If you’ve turned on the news this week, you know about the winter storms in the southern United States. Texas was hit especially hard by unprecedented snow, sleet, and ice. Blackouts started Monday morning and continued for as long as 2 days for some residents, according to poweroutage.us. This left millions of homes without power in freezing cold temperatures. We all heavily rely on the stability of the power grid. So we’re left wondering, how did this happen, and could it happen to us?
How Did it Happen?
Experts still don’t have 100% of the information, but there is a lot they do know.
The Scale of the Storm
The winter storm that hit Texas was greater in size and severity than any seen in recent history. Every county in the state was under a winter storm warning at the same time. 10.1 inches of snow fell on San Angelo, Texas. The previous record there was 2.5 inches in 1951. Dallas and Houston both experienced temperatures well below freezing. Austin also saw extremely unusual weather, with 6.4 inches of snowfall (the most they’d seen in 55 years). Essentially, Texas hasn’t experienced such cold temperatures in over a century.
A Lack of Winterization
Because this weather is so uncommon for Texas, they didn’t take the precautions and preparations that colder states typically take to protect their energy sources. For example, in northern states, power generators are usually located inside of buildings. This helps protect them during the freezing winter months. However, Texas stores their generators outside. Keeping them inside would prevent them from being used to their full capacity during the summer months, when the demand for energy in Texas is often much higher than in the winter.
Texas primarily use uses natural gas, wind, coal, and nuclear power for energy. As temperatures began to dip into the teens, power plant generators across the state started to freeze and go offline. Natural gas pipelines also started freezing. Even some wind turbines froze because they weren’t equipped with the cold weather packages they have in northern climates. All of this led to a significant reduction in energy production.
The Amount of Power Required
It takes more energy to heat homes than to cool them. This isn’t what the energy system in Texas is built for. Almost 50% of power generated by Texas comes from natural gas. Because of the cold, gas couldn’t even make its way from the ground through the pipes in some cases. Additionally, as energy sources stopped working, the demand for power across the state increased. As temperatures got colder, people turned up their thermostats at the same time that power plant generators were freezing. There simply wasn’t enough supply to the meet the demand.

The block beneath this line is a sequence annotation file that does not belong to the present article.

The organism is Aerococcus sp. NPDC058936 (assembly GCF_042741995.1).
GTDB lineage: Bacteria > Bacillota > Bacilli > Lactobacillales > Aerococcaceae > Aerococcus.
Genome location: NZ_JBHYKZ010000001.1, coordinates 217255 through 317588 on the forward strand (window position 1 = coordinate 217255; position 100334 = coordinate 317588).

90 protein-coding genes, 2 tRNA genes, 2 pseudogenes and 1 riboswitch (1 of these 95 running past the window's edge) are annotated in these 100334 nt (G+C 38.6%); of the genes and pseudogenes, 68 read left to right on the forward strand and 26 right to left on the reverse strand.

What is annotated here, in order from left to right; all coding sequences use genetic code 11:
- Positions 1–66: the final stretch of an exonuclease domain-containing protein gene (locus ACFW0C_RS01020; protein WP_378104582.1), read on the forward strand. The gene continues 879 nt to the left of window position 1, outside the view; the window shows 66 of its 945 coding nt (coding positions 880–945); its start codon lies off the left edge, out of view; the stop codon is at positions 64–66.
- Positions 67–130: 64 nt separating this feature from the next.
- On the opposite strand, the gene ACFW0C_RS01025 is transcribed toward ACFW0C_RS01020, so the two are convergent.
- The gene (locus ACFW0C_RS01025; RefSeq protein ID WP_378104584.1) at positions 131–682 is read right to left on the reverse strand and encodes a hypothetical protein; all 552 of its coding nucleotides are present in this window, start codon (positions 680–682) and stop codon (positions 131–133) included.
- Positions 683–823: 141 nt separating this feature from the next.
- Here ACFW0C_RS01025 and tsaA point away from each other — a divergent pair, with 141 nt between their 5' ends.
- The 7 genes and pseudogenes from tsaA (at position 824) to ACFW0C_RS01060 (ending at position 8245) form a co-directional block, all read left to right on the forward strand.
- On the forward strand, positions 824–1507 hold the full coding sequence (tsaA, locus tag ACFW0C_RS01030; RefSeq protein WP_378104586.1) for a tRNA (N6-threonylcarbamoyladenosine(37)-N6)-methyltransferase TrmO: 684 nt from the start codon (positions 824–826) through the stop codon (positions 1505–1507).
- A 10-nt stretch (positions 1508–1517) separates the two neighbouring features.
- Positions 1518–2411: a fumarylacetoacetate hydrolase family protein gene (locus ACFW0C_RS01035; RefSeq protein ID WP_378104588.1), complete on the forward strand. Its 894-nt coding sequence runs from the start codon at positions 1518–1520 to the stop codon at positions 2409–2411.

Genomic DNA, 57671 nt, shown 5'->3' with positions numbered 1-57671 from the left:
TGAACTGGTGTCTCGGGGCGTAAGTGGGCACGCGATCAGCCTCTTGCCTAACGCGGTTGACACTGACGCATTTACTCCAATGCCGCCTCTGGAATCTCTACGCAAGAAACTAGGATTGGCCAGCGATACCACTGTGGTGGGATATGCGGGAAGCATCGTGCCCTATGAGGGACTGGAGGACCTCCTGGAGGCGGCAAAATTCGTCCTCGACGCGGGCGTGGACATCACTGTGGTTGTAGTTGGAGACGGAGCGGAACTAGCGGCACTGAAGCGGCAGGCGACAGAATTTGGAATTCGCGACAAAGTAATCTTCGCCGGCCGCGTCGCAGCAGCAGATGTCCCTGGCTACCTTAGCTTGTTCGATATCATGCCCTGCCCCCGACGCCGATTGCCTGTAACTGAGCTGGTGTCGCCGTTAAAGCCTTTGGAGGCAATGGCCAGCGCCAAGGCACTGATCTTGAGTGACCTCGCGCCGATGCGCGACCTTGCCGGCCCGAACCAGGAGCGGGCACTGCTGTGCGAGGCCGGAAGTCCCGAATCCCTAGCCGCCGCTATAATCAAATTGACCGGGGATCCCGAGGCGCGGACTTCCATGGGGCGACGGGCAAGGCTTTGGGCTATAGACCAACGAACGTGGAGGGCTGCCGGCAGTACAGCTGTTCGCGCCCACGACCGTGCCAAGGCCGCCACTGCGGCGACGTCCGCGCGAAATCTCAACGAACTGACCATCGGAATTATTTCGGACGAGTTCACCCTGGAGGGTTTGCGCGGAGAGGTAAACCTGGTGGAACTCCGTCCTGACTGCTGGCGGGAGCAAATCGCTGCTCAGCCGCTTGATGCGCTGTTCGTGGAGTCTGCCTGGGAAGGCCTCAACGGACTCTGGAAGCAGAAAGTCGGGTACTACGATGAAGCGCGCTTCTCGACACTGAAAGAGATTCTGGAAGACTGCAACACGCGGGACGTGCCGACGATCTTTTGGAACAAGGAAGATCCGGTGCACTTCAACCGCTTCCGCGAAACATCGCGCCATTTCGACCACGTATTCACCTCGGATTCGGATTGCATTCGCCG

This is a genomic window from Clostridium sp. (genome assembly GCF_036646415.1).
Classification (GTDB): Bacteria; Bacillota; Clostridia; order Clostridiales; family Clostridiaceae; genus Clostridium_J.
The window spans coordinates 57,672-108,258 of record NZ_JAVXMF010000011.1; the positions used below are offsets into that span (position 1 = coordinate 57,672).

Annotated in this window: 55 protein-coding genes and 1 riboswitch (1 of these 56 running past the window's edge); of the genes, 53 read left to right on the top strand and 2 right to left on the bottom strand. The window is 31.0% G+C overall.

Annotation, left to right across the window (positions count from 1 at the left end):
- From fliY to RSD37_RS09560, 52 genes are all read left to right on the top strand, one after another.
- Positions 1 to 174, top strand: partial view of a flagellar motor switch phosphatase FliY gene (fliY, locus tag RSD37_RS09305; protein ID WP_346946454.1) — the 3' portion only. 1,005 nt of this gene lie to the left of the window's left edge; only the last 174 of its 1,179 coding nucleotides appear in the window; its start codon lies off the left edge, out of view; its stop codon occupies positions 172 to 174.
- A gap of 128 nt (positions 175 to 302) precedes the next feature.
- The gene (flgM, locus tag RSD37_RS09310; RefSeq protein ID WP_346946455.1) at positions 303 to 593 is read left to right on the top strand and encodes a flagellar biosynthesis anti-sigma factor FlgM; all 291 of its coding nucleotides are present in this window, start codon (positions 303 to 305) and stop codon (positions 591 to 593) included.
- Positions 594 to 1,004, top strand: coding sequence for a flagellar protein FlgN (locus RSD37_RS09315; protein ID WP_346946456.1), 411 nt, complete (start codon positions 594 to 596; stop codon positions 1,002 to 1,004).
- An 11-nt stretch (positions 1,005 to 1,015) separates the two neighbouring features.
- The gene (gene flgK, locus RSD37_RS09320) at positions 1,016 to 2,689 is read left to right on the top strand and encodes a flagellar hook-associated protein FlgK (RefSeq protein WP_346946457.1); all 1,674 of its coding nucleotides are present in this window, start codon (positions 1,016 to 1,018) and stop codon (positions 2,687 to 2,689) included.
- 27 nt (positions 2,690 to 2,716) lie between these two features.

What is ERCOT and Why Does it Matter?
The U.S. is divided into three electrical grids: one covers the eastern states, another the western states, and then there is the Texas grid. The Texas power grid covers nearly the entire state, comprised of almost 47,000 miles of transmission lines and substations carrying electricity to utility companies for distribution. The Electric Reliability Council of Texas, or ERCOT, is a nonprofit that manages about 90% of the state’s power. This group is controlled by the state, rather than being managed at a federal level. This allows them to remain independent from many federal regulations.
However, we now see that this independence is a trade-off. The energy grid throughout Texas lacks extensive integration with the grids powering the surrounding states. This disconnect prevented the ability to get help from other states when their grid fell short.
Texas also made a decision not to require equipment upgrades to better withstand extreme winter temperatures, leaving their system unprepared for this crisis. ERCOT officials said that some generators implemented new winter practices that were recommended following a storm in 2011. Unfortunately, the changes made were not sufficient to keep generators online during such an extreme winter event.
Stay tuned for more updates about how workers are bringing power back to the people of Texas, and how Texas plans to prevent this from happening again in the future.